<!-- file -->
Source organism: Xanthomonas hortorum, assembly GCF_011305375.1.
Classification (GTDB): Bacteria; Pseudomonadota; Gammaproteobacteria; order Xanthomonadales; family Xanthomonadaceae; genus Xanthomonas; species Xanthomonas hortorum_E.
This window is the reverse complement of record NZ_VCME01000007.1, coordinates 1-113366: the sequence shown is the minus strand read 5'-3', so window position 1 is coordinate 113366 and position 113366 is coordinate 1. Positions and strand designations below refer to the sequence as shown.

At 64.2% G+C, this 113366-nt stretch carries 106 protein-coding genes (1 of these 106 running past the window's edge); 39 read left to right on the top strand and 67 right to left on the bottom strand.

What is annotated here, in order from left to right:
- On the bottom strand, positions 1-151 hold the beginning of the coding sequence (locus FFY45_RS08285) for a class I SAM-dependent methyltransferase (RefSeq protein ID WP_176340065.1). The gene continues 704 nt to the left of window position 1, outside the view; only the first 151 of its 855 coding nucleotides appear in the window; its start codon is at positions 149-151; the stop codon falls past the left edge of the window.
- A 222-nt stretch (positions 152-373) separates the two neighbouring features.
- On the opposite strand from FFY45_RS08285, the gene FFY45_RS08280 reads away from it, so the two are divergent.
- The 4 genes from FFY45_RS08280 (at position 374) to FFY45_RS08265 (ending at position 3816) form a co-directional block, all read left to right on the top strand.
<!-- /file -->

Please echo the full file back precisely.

Source organism: Xanthomonas hortorum, assembly GCF_011305375.1.
Classification (GTDB): Bacteria; Pseudomonadota; Gammaproteobacteria; order Xanthomonadales; family Xanthomonadaceae; genus Xanthomonas; species Xanthomonas hortorum_E.
This window is the reverse complement of record NZ_VCME01000007.1, coordinates 1-113366: the sequence shown is the minus strand read 5'-3', so window position 1 is coordinate 113366 and position 113366 is coordinate 1. Positions and strand designations below refer to the sequence as shown.

At 64.2% G+C, this 113366-nt stretch carries 106 protein-coding genes (1 of these 106 running past the window's edge); 39 read left to right on the top strand and 67 right to left on the bottom strand.

What is annotated here, in order from left to right:
- On the bottom strand, positions 1-151 hold the beginning of the coding sequence (locus FFY45_RS08285) for a class I SAM-dependent methyltransferase (RefSeq protein ID WP_176340065.1). The gene continues 704 nt to the left of window position 1, outside the view; only the first 151 of its 855 coding nucleotides appear in the window; its start codon is at positions 149-151; the stop codon falls past the left edge of the window.
- A 222-nt stretch (positions 152-373) separates the two neighbouring features.
- On the opposite strand from FFY45_RS08285, the gene FFY45_RS08280 reads away from it, so the two are divergent.
- The 4 genes from FFY45_RS08280 (at position 374) to FFY45_RS08265 (ending at position 3816) form a co-directional block, all read left to right on the top strand.